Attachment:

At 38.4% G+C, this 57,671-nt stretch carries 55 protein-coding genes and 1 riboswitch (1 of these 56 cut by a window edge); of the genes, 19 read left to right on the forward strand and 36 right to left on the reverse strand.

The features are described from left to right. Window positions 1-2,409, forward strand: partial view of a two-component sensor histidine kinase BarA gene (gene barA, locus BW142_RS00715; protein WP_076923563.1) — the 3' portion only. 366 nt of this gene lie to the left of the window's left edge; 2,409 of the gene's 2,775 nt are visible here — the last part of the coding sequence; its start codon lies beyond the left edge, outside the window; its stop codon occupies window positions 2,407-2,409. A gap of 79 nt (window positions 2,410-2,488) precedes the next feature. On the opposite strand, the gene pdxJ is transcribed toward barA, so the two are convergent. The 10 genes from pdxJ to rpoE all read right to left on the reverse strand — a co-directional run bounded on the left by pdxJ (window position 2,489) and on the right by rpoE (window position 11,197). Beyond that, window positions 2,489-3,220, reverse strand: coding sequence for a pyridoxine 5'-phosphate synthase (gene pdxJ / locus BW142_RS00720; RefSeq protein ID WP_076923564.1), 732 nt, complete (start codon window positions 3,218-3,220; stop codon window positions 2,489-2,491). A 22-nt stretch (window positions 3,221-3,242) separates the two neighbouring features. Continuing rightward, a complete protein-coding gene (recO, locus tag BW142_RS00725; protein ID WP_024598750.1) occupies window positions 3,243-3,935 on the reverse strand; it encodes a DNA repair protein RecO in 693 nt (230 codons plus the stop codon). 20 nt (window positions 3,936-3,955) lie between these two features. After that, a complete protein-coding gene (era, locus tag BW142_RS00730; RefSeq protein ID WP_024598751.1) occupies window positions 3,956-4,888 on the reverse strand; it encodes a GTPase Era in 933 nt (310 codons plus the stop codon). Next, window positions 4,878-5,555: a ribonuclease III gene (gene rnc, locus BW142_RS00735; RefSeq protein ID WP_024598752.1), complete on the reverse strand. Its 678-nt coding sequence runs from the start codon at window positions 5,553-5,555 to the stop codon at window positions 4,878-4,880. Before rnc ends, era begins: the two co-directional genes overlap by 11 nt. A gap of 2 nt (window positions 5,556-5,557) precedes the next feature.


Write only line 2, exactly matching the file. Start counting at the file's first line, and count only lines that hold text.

The features are described from left to right. Window positions 1-2,409, forward strand: partial view of a two-component sensor histidine kinase BarA gene (gene barA, locus BW142_RS00715; protein WP_076923563.1) — the 3' portion only. 366 nt of this gene lie to the left of the window's left edge; 2,409 of the gene's 2,775 nt are visible here — the last part of the coding sequence; its start codon lies beyond the left edge, outside the window; its stop codon occupies window positions 2,407-2,409. A gap of 79 nt (window positions 2,410-2,488) precedes the next feature. On the opposite strand, the gene pdxJ is transcribed toward barA, so the two are convergent. The 10 genes from pdxJ to rpoE all read right to left on the reverse strand — a co-directional run bounded on the left by pdxJ (window position 2,489) and on the right by rpoE (window position 11,197). Beyond that, window positions 2,489-3,220, reverse strand: coding sequence for a pyridoxine 5'-phosphate synthase (gene pdxJ / locus BW142_RS00720; RefSeq protein ID WP_076923564.1), 732 nt, complete (start codon window positions 3,218-3,220; stop codon window positions 2,489-2,491). A 22-nt stretch (window positions 3,221-3,242) separates the two neighbouring features. Continuing rightward, a complete protein-coding gene (recO, locus tag BW142_RS00725; protein ID WP_024598750.1) occupies window positions 3,243-3,935 on the reverse strand; it encodes a DNA repair protein RecO in 693 nt (230 codons plus the stop codon). 20 nt (window positions 3,936-3,955) lie between these two features. After that, a complete protein-coding gene (era, locus tag BW142_RS00730; RefSeq protein ID WP_024598751.1) occupies window positions 3,956-4,888 on the reverse strand; it encodes a GTPase Era in 933 nt (310 codons plus the stop codon). Next, window positions 4,878-5,555: a ribonuclease III gene (gene rnc, locus BW142_RS00735; RefSeq protein ID WP_024598752.1), complete on the reverse strand. Its 678-nt coding sequence runs from the start codon at window positions 5,553-5,555 to the stop codon at window positions 4,878-4,880. Before rnc ends, era begins: the two co-directional genes overlap by 11 nt. A gap of 2 nt (window positions 5,556-5,557) precedes the next feature.